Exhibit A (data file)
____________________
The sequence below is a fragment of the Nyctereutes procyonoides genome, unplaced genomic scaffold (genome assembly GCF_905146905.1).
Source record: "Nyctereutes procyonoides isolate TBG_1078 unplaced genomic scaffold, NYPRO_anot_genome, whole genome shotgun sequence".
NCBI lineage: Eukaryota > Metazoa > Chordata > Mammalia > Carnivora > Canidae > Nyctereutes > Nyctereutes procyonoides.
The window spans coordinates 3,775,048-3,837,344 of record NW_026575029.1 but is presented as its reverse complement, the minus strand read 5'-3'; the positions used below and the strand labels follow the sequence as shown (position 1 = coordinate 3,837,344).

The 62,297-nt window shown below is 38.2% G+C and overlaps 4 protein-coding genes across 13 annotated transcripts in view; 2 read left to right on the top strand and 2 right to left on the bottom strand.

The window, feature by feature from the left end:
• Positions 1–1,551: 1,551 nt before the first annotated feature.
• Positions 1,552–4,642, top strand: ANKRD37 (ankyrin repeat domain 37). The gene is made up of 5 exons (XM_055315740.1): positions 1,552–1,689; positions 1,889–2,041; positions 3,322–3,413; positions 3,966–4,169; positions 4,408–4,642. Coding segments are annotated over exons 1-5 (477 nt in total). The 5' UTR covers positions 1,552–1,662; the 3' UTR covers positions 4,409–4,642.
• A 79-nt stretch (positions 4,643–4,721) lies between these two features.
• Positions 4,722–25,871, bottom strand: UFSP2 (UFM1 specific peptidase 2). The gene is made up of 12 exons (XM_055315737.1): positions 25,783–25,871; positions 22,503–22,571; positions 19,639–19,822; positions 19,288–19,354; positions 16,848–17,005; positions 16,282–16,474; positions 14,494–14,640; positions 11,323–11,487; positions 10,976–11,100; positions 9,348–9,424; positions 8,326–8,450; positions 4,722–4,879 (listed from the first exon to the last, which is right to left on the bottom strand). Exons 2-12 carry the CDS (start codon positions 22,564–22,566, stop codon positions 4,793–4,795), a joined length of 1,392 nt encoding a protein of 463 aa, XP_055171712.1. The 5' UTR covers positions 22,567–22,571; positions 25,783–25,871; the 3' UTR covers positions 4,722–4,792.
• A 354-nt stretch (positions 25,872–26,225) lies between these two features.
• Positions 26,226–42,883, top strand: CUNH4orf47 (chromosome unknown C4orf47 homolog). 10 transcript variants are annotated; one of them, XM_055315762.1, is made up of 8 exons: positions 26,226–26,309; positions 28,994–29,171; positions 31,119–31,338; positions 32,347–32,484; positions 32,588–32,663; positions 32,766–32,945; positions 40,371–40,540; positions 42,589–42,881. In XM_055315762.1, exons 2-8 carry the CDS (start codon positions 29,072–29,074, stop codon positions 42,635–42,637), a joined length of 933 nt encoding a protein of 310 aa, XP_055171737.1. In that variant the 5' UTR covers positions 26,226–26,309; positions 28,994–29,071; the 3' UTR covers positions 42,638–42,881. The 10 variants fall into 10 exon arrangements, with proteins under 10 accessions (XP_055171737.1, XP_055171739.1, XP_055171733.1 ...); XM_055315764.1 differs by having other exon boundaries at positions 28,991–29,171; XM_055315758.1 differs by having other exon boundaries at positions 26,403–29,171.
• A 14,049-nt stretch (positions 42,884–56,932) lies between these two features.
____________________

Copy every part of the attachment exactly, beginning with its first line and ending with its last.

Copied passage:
The sequence below is a fragment of the Nyctereutes procyonoides genome, unplaced genomic scaffold (genome assembly GCF_905146905.1).
Source record: "Nyctereutes procyonoides isolate TBG_1078 unplaced genomic scaffold, NYPRO_anot_genome, whole genome shotgun sequence".
NCBI lineage: Eukaryota > Metazoa > Chordata > Mammalia > Carnivora > Canidae > Nyctereutes > Nyctereutes procyonoides.
The window spans coordinates 3,775,048-3,837,344 of record NW_026575029.1 but is presented as its reverse complement, the minus strand read 5'-3'; the positions used below and the strand labels follow the sequence as shown (position 1 = coordinate 3,837,344).

The 62,297-nt window shown below is 38.2% G+C and overlaps 4 protein-coding genes across 13 annotated transcripts in view; 2 read left to right on the top strand and 2 right to left on the bottom strand.

The window, feature by feature from the left end:
• Positions 1–1,551: 1,551 nt before the first annotated feature.
• Positions 1,552–4,642, top strand: ANKRD37 (ankyrin repeat domain 37). The gene is made up of 5 exons (XM_055315740.1): positions 1,552–1,689; positions 1,889–2,041; positions 3,322–3,413; positions 3,966–4,169; positions 4,408–4,642. Coding segments are annotated over exons 1-5 (477 nt in total). The 5' UTR covers positions 1,552–1,662; the 3' UTR covers positions 4,409–4,642.
• A 79-nt stretch (positions 4,643–4,721) lies between these two features.
• Positions 4,722–25,871, bottom strand: UFSP2 (UFM1 specific peptidase 2). The gene is made up of 12 exons (XM_055315737.1): positions 25,783–25,871; positions 22,503–22,571; positions 19,639–19,822; positions 19,288–19,354; positions 16,848–17,005; positions 16,282–16,474; positions 14,494–14,640; positions 11,323–11,487; positions 10,976–11,100; positions 9,348–9,424; positions 8,326–8,450; positions 4,722–4,879 (listed from the first exon to the last, which is right to left on the bottom strand). Exons 2-12 carry the CDS (start codon positions 22,564–22,566, stop codon positions 4,793–4,795), a joined length of 1,392 nt encoding a protein of 463 aa, XP_055171712.1. The 5' UTR covers positions 22,567–22,571; positions 25,783–25,871; the 3' UTR covers positions 4,722–4,792.
• A 354-nt stretch (positions 25,872–26,225) lies between these two features.
• Positions 26,226–42,883, top strand: CUNH4orf47 (chromosome unknown C4orf47 homolog). 10 transcript variants are annotated; one of them, XM_055315762.1, is made up of 8 exons: positions 26,226–26,309; positions 28,994–29,171; positions 31,119–31,338; positions 32,347–32,484; positions 32,588–32,663; positions 32,766–32,945; positions 40,371–40,540; positions 42,589–42,881. In XM_055315762.1, exons 2-8 carry the CDS (start codon positions 29,072–29,074, stop codon positions 42,635–42,637), a joined length of 933 nt encoding a protein of 310 aa, XP_055171737.1. In that variant the 5' UTR covers positions 26,226–26,309; positions 28,994–29,071; the 3' UTR covers positions 42,638–42,881. The 10 variants fall into 10 exon arrangements, with proteins under 10 accessions (XP_055171737.1, XP_055171739.1, XP_055171733.1 ...); XM_055315764.1 differs by having other exon boundaries at positions 28,991–29,171; XM_055315758.1 differs by having other exon boundaries at positions 26,403–29,171.
• A 14,049-nt stretch (positions 42,884–56,932) lies between these two features.